How to Take Styled Stock Photos
If you’re at all involved in the blogging world, you’ve probably heard of styled stock photography. But what is it? You probably know what a stock photo is; the Internet says that stock photos are “photographs of common places, landmarks, nature, events, or people for commercial design purposes.” Basically they are just pictures of things. Stock photos can be really good, or they can be really funny and unexplainable. Really, the only difference between stock photos and styled stock photos is that styled stock photos are styled with a certain theme.
If you want to purchase gorgeous, professional styled stock photos to help brand your online presence, I suggest checking out the resources listed on this Bluchic post. But, if you want to practice styling your own photography, I’m going to give you some great tips on how to use light to make your photos look better.
- Decide on a backdrop. What will you arrange your items on? Will the color and texture complement your theme? Speaking of…
- Pick a theme. I looked around my house and gathered a bunch of items that I thought would photograph well. I did two sets of sewing-themed images and two sets of beauty-themed images. All items came from my craft closet or my bathroom.
- Sort items into complementary colors. The first sewing photo is pink/black/white; the second is gold/yellow/purple/brown. The first beauty image focuses on pinks/blacks/golds, while the second focuses on bright colors like red and purple.
- Arrange and rearrange to try different layouts. It’s hard to know what will look best until you see the photos on your computer.
Now that you have your items all sorted out, let’s talk about the most important parts, which are lighting and gear. A beautiful theme will look like crap if you don’t light your photo the right way, and there are a few things you need to do that. Here’s what I used:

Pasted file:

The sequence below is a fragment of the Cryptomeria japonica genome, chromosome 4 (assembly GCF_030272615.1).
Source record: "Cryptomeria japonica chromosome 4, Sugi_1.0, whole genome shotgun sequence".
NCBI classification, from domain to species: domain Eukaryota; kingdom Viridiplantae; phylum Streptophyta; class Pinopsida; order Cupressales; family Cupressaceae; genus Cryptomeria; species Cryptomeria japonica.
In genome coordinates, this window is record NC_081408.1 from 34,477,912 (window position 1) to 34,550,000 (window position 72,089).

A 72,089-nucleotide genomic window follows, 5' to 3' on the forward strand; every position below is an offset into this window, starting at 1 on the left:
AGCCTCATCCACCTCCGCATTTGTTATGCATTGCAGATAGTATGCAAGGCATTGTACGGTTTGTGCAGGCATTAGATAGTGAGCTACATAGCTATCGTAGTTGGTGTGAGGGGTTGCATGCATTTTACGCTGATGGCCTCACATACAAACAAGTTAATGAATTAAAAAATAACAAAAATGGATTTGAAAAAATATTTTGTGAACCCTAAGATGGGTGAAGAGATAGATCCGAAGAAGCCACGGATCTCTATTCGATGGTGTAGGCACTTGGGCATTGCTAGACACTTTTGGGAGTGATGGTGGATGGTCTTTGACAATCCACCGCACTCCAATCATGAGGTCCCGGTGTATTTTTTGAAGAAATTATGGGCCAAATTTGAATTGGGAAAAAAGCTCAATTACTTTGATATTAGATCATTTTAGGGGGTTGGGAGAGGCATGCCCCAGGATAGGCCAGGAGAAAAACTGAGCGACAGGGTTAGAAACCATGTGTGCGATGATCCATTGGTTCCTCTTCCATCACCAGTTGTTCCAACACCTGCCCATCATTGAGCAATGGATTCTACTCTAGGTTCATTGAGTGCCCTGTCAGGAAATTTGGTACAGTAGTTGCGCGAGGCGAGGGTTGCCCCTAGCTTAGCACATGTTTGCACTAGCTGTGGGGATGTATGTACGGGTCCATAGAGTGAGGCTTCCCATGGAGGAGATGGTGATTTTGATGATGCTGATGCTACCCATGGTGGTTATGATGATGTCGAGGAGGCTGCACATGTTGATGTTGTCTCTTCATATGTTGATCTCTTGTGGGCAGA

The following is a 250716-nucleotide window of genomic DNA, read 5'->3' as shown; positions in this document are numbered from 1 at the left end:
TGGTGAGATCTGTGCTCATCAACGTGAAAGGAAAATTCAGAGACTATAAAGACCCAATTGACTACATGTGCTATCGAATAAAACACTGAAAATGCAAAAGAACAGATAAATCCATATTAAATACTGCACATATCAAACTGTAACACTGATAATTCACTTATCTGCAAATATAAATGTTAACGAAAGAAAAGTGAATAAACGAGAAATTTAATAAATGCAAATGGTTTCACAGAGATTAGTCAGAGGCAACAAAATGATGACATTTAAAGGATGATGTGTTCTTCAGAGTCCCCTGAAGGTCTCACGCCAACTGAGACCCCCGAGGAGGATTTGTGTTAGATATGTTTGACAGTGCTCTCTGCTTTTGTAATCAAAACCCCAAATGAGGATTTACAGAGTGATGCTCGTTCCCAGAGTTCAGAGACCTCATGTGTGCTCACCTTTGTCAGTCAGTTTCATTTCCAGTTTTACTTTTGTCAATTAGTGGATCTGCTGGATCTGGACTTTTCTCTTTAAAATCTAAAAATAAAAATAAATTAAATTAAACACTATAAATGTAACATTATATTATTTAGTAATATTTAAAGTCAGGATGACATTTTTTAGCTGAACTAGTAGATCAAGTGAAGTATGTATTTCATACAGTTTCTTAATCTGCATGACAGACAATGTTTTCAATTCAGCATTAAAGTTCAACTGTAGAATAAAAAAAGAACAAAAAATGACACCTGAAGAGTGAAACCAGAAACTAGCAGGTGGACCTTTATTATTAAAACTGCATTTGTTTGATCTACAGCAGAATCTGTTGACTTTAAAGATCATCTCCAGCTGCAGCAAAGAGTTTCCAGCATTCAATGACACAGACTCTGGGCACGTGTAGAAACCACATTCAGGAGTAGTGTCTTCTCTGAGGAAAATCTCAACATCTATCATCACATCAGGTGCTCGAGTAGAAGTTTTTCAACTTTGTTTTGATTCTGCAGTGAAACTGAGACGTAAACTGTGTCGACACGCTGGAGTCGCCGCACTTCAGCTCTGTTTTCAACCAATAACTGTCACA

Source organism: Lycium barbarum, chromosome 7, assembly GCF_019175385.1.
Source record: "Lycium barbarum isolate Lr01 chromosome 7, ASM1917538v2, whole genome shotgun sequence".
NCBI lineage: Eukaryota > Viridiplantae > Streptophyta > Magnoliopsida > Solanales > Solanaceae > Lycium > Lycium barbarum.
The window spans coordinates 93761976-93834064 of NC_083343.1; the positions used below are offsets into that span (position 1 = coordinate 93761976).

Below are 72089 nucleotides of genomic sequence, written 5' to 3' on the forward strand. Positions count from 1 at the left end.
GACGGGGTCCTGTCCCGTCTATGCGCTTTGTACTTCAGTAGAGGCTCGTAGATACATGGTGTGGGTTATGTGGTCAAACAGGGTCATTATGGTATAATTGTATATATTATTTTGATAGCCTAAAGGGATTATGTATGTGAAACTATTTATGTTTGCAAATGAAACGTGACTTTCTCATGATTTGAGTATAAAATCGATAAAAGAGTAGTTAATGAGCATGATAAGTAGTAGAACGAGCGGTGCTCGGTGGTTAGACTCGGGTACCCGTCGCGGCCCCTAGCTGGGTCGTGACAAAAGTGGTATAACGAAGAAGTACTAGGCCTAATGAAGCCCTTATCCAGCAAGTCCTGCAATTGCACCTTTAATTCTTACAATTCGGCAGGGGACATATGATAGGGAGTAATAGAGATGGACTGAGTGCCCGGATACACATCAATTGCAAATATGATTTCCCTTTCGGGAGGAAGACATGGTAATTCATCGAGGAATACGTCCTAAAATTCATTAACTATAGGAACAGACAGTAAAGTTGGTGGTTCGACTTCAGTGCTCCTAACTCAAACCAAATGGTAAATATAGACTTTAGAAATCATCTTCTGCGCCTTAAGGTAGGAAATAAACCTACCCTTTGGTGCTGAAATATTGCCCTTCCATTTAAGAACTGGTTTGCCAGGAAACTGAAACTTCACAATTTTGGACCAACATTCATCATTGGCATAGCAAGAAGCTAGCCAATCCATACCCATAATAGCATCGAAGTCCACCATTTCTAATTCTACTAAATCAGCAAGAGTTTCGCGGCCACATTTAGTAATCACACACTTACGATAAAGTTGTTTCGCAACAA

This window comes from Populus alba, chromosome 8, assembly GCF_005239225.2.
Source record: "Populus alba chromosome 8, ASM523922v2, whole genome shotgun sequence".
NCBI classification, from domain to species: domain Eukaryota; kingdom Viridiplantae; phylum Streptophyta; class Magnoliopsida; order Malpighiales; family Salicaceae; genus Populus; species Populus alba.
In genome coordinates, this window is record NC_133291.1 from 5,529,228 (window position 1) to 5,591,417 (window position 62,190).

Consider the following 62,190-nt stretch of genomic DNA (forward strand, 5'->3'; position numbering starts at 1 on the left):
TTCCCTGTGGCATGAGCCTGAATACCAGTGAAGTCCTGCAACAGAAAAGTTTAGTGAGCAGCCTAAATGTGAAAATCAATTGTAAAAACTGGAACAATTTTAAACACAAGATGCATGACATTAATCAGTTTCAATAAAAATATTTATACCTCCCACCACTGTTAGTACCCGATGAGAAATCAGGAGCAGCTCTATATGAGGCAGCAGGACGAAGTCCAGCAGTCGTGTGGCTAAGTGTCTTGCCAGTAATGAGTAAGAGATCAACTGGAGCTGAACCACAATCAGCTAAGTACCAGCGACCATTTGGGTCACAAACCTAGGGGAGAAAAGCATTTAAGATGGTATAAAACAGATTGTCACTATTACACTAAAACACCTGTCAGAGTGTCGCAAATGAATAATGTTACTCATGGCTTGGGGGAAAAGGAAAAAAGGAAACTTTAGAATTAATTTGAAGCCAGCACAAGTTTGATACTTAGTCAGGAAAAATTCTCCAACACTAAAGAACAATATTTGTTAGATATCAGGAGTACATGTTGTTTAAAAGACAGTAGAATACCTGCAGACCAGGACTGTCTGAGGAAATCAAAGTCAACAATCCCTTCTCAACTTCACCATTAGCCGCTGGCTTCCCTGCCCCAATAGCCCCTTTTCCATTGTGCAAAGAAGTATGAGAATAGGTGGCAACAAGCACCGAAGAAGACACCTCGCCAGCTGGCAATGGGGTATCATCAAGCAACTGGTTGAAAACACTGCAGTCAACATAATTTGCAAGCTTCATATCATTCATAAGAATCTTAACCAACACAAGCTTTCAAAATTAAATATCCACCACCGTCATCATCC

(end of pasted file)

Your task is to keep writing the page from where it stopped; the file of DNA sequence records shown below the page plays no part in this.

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- An Ikea Lack side table in Birch Effect. This table comes in a handful of colors, all of which are only $10.
- Natural light (e.g., a window).
- A reflector (I have this one).
- Two pieces of white, poster-board-sized foam. I found mine at at CVS.
- Things to prop your reflector and foam up on (I used a few chairs and stood on one of the chairs to take the photos).
- If you’re smart and take photos from overhead regularly, a tripod with an arm…but I didn’t use one. 🙂
Here’s how you’ll set up:
My natural light source is our sliding glass door on the right. It was an overcast day, but if you’re working with direct sun, you might want to use a diffuser or a makeshift diffuser (like a piece of sheer white fabric). Place your reflector opposite the natural light source; I had mine leaning up against a chair. The reflector fills in the shadows. Then, put your two white foam boards on the remaining two sides. I had them each propped up against a chair, and I stood on one of the chairs to take the photos. (Again, probably smarter, safer, and easier to get a tripod with an arm, but I was impatient.)
You’re probably wondering how much of a difference this setup really makes. Lucky for you, I took setup and no-setup photos for each theme. The no-setup photos only have the natural light source on the right; they do not have the reflector or the two foam boards. The setup photos have the natural light source, the reflector, and the two white foam boards. I also brightened them a bit and saturated some of the colors.
Sewing-Themed: Pinks and Blacks | Before and After
Sewing-Themed: Purples, Golds, Yellows | Before and After
Beauty-Themed: Pinks and Blacks | Before and After
Beauty-Themed: Red and Purple | Before and After
As you can see, the lighting makes a huge difference! I’m pretty pleased with how much of an improvement the reflector and two white foam boards made. With a little experimenting, you can take professional-looking styled stock photos for your own blog. Have fun!